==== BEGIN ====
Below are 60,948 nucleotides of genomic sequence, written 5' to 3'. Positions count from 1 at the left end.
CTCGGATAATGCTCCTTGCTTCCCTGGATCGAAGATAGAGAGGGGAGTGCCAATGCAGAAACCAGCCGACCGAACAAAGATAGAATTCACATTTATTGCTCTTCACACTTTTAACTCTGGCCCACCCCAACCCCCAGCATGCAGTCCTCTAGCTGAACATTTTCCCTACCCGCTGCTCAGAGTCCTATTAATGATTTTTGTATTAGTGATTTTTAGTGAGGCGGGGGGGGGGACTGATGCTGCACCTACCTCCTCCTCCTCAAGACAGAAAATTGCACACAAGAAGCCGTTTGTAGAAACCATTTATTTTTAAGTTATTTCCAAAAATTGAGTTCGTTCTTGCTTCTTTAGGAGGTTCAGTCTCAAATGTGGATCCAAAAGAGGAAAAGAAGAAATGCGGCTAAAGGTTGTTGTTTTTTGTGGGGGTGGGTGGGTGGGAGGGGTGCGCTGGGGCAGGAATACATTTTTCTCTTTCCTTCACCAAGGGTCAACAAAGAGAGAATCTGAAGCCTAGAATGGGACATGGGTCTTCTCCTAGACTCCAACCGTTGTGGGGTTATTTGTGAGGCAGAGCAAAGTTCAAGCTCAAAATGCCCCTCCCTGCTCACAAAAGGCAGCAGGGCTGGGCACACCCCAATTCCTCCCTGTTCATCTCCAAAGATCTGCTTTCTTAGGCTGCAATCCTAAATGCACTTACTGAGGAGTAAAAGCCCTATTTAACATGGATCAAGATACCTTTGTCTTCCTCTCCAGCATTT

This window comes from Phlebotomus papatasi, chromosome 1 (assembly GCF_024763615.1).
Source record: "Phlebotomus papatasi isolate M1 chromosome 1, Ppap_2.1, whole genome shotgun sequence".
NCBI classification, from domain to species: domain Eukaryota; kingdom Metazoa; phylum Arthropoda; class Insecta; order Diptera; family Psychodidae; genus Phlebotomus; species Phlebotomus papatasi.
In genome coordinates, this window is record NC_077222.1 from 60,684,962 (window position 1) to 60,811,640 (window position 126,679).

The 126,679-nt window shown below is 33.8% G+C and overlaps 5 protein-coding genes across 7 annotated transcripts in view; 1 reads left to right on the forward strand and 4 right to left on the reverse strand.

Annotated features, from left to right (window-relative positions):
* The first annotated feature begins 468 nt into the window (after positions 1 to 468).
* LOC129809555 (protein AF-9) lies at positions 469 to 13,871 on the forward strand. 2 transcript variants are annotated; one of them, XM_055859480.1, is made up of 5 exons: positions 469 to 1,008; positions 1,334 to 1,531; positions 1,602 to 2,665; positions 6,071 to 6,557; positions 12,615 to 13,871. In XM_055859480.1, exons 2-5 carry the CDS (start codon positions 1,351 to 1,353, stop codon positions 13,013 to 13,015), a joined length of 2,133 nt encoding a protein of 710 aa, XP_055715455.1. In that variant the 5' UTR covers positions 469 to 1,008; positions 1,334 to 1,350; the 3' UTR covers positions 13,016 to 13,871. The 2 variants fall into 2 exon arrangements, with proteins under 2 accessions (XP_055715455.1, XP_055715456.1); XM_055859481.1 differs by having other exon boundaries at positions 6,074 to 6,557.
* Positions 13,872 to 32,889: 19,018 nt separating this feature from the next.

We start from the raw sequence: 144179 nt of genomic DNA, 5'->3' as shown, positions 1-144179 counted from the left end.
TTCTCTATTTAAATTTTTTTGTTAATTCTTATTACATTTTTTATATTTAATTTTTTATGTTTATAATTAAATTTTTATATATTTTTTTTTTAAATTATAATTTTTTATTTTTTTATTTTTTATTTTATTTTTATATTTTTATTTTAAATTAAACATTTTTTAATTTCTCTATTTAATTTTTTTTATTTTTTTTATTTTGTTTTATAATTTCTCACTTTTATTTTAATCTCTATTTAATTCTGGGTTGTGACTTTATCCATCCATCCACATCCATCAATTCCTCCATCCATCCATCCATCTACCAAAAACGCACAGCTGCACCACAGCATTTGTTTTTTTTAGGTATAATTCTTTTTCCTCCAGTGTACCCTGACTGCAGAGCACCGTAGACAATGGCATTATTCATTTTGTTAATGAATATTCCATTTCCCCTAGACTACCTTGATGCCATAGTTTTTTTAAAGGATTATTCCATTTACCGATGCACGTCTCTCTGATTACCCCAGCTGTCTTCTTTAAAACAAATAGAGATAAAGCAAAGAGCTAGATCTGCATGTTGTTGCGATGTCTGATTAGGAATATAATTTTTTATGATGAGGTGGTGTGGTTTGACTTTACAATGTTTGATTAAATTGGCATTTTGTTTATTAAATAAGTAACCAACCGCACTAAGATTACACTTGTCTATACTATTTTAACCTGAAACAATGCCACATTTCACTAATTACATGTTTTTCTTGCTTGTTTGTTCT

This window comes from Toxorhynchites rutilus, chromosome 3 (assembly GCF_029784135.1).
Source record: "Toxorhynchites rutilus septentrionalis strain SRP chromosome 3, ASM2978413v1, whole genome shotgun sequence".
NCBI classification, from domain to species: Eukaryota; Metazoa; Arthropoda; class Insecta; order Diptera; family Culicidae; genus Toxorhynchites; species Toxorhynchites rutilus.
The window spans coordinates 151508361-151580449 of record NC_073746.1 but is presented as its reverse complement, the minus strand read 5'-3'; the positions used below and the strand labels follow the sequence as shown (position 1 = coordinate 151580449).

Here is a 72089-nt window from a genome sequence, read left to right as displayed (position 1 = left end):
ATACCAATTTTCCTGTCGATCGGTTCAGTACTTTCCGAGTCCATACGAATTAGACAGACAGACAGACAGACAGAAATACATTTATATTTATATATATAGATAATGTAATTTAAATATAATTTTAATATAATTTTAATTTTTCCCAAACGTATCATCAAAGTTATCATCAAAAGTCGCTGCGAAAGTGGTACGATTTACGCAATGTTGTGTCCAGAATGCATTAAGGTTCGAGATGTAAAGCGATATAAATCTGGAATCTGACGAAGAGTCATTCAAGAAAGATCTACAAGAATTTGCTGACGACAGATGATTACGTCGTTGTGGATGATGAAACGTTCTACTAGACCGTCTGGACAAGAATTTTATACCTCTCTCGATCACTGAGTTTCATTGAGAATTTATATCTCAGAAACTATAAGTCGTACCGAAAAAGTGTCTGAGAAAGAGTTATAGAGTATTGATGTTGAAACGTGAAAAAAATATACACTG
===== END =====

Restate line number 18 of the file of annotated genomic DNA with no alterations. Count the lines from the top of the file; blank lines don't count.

Here is a 72089-nt window from a genome sequence, read left to right as displayed (position 1 = left end):